Hand and Finger Tattoos

Hands and fingers are currently a very popular position for tattoos, from the amusing ‘shhhh’ and moustaches to smaller more intricate designs.

Our skin has three layers:

  • The epidermis, the outermost layer of skin, provides a waterproof barrier and creates our skin tone.
  • The dermis, beneath the epidermis, contains tough connective tissue, hair follicles, and sweat glands.
  • The hypodermis, which is made up of fat and connective tissue.

The skin on our palms and soles does not have hair and is thicker which enables our bodies to perform tasks such as walking and picking things up, the skin on the top of our hands, feet and face is noticeably thinner. Looking at hands you will see that the skin changes about half way around our fingers, this thicker skin regenerates much faster than anywhere else on your body.


Tattoo ink sits inert between the Epidermis and the Dermis skin layer, but with the varying thickness of the Hypodermis tattooing over ‘bonier’ areas makes it more difficult for your tattooist to evenly place the tattoo ink in the correct position; often resulting in the ink being put in too lightly or too deep.

Tattooing too lightly will mean that your tattoo will fade quickly and some lines may even ‘drop out’ during the healing process, so will require regular touch up’s which will have an on going cost implication to maintain the look of your tattoo.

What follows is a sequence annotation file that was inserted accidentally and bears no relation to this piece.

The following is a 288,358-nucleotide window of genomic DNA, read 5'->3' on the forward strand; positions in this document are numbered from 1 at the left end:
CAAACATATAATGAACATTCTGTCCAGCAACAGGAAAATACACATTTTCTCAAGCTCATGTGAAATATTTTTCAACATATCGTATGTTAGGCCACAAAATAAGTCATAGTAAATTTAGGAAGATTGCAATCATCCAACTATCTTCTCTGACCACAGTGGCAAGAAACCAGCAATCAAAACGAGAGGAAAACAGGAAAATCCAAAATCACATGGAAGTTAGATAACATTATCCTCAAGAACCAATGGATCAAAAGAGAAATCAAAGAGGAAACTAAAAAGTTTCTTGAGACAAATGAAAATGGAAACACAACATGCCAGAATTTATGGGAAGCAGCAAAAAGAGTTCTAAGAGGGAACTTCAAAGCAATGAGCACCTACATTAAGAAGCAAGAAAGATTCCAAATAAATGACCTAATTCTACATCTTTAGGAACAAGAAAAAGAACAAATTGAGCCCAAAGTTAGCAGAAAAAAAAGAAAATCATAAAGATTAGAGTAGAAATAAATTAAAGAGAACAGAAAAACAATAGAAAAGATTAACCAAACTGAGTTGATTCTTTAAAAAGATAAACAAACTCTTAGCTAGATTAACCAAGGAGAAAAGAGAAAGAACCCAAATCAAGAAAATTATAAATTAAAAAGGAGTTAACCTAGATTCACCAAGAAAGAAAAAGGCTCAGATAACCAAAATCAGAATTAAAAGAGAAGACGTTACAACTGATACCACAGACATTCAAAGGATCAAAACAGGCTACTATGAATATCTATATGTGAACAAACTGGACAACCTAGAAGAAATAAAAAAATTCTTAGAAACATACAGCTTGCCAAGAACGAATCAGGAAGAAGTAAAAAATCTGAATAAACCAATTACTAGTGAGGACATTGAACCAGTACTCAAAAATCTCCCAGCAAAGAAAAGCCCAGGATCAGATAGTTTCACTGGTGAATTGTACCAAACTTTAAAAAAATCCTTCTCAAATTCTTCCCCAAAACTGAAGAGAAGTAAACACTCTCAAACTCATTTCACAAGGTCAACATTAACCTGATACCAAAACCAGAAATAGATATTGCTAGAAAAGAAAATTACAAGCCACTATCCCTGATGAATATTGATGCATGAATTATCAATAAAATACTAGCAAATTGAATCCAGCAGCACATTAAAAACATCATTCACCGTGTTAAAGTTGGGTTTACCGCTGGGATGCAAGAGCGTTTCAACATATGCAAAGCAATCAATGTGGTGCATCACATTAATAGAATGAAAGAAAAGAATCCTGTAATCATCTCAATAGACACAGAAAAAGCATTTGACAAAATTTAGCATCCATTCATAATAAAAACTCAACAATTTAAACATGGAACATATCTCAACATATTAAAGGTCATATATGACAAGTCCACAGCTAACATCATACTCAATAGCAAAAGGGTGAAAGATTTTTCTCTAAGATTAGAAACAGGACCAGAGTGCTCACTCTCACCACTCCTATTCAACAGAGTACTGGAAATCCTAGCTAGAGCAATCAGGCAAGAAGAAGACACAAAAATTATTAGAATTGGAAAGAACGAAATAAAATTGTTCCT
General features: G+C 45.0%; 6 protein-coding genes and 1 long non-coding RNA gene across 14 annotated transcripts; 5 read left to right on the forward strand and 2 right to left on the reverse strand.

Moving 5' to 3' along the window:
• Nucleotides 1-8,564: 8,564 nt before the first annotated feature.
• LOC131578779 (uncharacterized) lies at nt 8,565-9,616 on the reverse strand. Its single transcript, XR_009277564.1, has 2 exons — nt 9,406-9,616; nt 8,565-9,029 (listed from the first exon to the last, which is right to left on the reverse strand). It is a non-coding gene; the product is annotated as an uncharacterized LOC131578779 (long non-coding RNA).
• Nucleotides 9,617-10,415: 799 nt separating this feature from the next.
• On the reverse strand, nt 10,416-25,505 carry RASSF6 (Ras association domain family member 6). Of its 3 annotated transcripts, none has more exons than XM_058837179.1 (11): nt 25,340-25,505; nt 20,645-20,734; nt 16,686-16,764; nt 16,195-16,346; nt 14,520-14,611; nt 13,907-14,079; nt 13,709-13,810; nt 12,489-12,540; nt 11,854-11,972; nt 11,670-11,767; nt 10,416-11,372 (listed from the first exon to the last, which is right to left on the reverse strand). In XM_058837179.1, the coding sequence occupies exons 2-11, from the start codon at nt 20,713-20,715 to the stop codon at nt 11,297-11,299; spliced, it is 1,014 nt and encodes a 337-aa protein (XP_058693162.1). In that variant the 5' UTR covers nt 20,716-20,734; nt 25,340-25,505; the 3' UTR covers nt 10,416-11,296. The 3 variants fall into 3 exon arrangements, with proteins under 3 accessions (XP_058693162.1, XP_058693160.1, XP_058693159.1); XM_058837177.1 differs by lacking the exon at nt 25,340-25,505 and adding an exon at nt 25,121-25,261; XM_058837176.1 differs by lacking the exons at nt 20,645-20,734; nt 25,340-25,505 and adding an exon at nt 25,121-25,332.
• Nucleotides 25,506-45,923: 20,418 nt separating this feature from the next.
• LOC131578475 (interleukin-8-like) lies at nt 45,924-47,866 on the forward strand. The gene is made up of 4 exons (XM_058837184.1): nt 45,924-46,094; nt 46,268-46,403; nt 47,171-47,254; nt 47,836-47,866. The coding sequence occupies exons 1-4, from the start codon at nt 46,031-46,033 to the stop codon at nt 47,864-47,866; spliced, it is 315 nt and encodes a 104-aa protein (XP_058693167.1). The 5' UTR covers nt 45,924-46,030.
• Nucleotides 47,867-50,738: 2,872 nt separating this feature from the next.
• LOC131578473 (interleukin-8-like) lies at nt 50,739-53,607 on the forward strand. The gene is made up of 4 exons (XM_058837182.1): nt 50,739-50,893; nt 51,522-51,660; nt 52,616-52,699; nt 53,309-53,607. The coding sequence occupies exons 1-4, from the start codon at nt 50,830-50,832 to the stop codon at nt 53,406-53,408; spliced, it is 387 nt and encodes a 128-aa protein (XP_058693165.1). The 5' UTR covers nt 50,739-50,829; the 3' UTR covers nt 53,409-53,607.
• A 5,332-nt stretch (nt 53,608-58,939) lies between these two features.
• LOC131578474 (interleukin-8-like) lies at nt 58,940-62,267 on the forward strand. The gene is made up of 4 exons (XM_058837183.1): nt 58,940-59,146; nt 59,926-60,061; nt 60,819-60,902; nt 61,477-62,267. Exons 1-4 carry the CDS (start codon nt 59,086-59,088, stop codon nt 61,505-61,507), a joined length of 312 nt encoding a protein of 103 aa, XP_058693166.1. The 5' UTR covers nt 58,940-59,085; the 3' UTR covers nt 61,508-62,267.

Whilst placing the ink too deep can cause what is known as ‘blowout’, which is when the ink overloads the capillaries and disperses spreading out under the skin leaving a smoky/fuzzy shadow around your tattoo.

Positioning the tattoo onto the top of the hand or foot can have similar issues but care should be taken in avoiding the design being positioned on the sides (the fade-line) as your tattoo can literally fade within weeks.  Again leaving you with the financial burden of regular visits to your tattooist or in having half a tattoo.

The risk of infection during the healing process is obviously going to be much greater with a tattoo on your hand, so additional care is required. Infection can cause scarring along with loss of ink.


Your tattooist should discuss all these points with you prior to you making your final decision on placement.  But will also reserve the right to not tattoo you.  Society can still be judgemental regarding visible tattoos, and you have to consider the long-term implications from having a hand tattoo. There are still some professions who will not employ anyone with visible tattoos.  Tattoo Laser Removal is not always as successful with hand tattoos. There a lots of images of tattoo’s available on line; but these can also often not be pictures of fully healed tattoos.


Image from http://www.webmd.com


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